No matter when kids are “doing it,” someone somewhere has to talk to them about the media’s representations of sex. Forget the journalists. They’re living in a world of media hype and spectacle, facing immense pressure to sell the next big story. It pays to shock and amuse, so they’ll continue to chase the “stop teen sex” angle, coyly contradicting themselves by suggesting, “Isn’t teen sex fascinating?” We can’t count on parents either. For all their good intentions and for all kinds of legitimate reasons—time, limited media savvy, and good old anxiety—parents are inconsistent at best when it comes to talking with their children about the racy world coming at them full force.

We need to honestly acknowledge how limited sexuality education has become, and how rarely sex ed. curricula address issues that have true meaning to the relational and sexual development of our youths.

The education system in this country is the one institution far-reaching and powerful enough to confront the media and address the issues before us. We need to re-examine the country’s sex education practices. We need to honestly acknowledge how limited sexuality education has become, and how rarely sex ed. curricula address issues that have true meaning to the relational and sexual development of our youths.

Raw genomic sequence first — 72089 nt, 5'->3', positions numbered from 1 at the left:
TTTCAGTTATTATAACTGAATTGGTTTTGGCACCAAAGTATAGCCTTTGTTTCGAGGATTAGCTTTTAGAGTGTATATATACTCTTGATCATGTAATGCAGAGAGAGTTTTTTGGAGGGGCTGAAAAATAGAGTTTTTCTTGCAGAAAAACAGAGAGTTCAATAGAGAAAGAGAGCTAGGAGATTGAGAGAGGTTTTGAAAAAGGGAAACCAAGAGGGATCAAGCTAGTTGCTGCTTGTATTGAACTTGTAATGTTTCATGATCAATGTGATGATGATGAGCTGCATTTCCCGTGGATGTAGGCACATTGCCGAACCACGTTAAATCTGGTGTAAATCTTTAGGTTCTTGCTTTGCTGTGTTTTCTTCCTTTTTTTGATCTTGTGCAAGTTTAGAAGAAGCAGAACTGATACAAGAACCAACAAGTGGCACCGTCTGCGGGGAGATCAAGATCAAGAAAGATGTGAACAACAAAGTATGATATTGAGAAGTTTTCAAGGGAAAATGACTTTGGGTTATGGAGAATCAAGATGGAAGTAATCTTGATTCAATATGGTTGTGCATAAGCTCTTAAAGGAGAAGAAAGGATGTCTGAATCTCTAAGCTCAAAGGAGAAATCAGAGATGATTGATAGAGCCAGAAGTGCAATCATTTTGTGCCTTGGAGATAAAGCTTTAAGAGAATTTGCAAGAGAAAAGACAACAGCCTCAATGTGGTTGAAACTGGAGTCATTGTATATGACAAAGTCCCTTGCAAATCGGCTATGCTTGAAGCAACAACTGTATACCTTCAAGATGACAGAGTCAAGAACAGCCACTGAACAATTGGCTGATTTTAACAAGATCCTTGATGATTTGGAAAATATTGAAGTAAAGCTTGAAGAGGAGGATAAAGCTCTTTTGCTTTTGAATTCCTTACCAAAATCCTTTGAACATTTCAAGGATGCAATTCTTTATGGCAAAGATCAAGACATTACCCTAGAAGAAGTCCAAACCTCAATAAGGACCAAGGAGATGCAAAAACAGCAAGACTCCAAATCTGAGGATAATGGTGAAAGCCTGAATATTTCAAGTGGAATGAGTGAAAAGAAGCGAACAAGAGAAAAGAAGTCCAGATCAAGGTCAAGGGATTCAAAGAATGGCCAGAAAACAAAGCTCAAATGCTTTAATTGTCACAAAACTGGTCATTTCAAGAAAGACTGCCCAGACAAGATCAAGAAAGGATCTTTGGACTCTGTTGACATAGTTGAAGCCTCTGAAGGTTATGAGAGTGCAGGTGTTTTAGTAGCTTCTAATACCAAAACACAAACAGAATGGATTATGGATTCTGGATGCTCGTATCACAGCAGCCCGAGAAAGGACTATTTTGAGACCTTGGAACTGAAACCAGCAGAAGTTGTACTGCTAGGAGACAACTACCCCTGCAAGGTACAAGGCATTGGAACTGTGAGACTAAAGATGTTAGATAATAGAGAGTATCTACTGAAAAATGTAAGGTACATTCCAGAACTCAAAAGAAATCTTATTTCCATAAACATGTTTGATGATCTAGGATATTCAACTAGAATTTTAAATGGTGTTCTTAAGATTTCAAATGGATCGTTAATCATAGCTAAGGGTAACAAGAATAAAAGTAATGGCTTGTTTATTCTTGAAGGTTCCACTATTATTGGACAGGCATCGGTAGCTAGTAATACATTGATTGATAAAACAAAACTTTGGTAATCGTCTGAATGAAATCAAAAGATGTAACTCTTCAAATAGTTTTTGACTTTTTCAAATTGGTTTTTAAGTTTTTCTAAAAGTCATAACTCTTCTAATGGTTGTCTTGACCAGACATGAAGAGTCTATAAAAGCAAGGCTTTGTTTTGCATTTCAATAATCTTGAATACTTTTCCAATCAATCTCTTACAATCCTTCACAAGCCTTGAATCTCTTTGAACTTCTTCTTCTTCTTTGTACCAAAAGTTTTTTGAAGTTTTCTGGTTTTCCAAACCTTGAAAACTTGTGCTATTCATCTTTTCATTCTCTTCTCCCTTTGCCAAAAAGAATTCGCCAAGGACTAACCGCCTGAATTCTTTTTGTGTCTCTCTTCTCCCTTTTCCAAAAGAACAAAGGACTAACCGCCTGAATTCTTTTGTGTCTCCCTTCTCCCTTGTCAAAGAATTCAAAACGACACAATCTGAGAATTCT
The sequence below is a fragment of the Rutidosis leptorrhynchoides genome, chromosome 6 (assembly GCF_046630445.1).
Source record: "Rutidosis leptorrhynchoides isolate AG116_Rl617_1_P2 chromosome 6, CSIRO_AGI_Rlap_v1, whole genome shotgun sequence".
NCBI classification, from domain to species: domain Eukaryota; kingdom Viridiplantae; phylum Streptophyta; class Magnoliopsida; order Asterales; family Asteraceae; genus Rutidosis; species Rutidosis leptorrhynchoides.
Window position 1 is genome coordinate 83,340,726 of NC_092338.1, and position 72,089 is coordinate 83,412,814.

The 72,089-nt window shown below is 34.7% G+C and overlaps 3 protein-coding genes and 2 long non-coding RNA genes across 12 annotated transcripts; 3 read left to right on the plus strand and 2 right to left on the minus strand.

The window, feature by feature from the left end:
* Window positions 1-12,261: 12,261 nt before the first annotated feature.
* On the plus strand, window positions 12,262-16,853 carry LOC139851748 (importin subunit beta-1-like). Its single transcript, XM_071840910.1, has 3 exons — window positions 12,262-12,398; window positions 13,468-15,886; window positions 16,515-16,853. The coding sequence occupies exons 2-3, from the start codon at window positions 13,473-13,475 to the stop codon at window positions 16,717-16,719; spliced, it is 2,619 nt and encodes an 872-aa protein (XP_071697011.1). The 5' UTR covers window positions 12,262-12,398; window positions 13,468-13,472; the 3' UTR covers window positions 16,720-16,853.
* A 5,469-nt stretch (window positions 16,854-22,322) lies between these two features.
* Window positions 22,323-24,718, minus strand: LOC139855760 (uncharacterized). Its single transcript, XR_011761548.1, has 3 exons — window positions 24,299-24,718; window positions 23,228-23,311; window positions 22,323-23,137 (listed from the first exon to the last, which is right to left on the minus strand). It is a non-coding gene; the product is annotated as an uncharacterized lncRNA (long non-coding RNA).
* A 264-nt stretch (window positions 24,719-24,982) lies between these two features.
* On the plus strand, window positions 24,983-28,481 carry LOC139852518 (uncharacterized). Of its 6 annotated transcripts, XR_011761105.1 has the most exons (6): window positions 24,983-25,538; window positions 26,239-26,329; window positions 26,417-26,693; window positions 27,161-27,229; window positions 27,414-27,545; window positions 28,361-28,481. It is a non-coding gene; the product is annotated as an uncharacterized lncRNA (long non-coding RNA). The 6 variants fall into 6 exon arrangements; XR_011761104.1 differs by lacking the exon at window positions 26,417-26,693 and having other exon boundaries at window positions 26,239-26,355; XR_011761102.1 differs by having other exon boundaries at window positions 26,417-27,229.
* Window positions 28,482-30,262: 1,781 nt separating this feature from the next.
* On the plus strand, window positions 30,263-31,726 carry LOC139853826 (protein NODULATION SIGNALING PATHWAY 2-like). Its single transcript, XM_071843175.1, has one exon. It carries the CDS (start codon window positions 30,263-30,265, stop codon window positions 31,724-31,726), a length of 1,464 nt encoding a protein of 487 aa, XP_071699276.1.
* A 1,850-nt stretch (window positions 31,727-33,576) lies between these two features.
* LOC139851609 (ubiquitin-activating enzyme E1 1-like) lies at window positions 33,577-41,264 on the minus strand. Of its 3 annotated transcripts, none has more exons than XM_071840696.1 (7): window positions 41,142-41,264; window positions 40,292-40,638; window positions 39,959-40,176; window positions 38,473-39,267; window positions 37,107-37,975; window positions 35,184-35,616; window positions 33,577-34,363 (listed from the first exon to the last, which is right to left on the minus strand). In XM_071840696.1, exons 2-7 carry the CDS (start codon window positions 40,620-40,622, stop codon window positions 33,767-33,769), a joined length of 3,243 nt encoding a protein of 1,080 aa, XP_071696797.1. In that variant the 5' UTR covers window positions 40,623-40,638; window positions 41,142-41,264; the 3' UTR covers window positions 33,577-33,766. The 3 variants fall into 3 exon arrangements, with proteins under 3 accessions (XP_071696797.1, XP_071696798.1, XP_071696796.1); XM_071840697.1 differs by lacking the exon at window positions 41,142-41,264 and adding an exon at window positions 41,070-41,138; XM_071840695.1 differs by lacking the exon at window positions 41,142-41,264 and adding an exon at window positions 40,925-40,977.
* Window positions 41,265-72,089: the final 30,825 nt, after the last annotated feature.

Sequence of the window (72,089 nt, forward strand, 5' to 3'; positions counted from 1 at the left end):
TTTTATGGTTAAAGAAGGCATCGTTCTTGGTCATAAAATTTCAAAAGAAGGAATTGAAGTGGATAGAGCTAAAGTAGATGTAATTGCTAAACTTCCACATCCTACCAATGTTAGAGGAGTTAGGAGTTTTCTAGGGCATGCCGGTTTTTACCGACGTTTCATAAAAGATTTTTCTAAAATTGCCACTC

What would it mean to help teenagers confront and critically examine those degrading and dehumanizing sex lyrics? What would it mean to really talk with kids about the hard sell of sex in the media and the crass commercialization of childhood and gender? Let’s ask ourselves, as educators, what kind of knowledge about sex we want children to have and when. Let’s give some serious thought to this issue. What kind of intimate relationships would we hope for them someday, when they do engage in sexual relationships? And let’s acknowledge that if we’re not in this with them—talking, analyzing, educating—then probably no one is. Abstinence programs may tell kids when and when not to have sex, but no one is telling them how to treat one another with respect and care when they do have it.

Educators have a responsibility to step it up. Kids need safe spaces to talk about media depictions of sex that are degrading, cruel, and dehumanizing. They need help in learning to recognize when journalists and marketers are using them to titillate readers or consumers, and how music artists use them to make big bucks. If educators don’t take on the really important issues for teenagers in this era of abstinence-only education, we risk leaving sex ed. to pop stars and lyricists, to define for our kids what sex is “really like”—shakin’ it, jiggling it, having her, nailing her, doing her. And all of this will describe to them what we used to euphemistically call “making love.”

A version of this article appeared in the October 25, 2006 edition of Education Week as Music, the Media, And Teenage Sex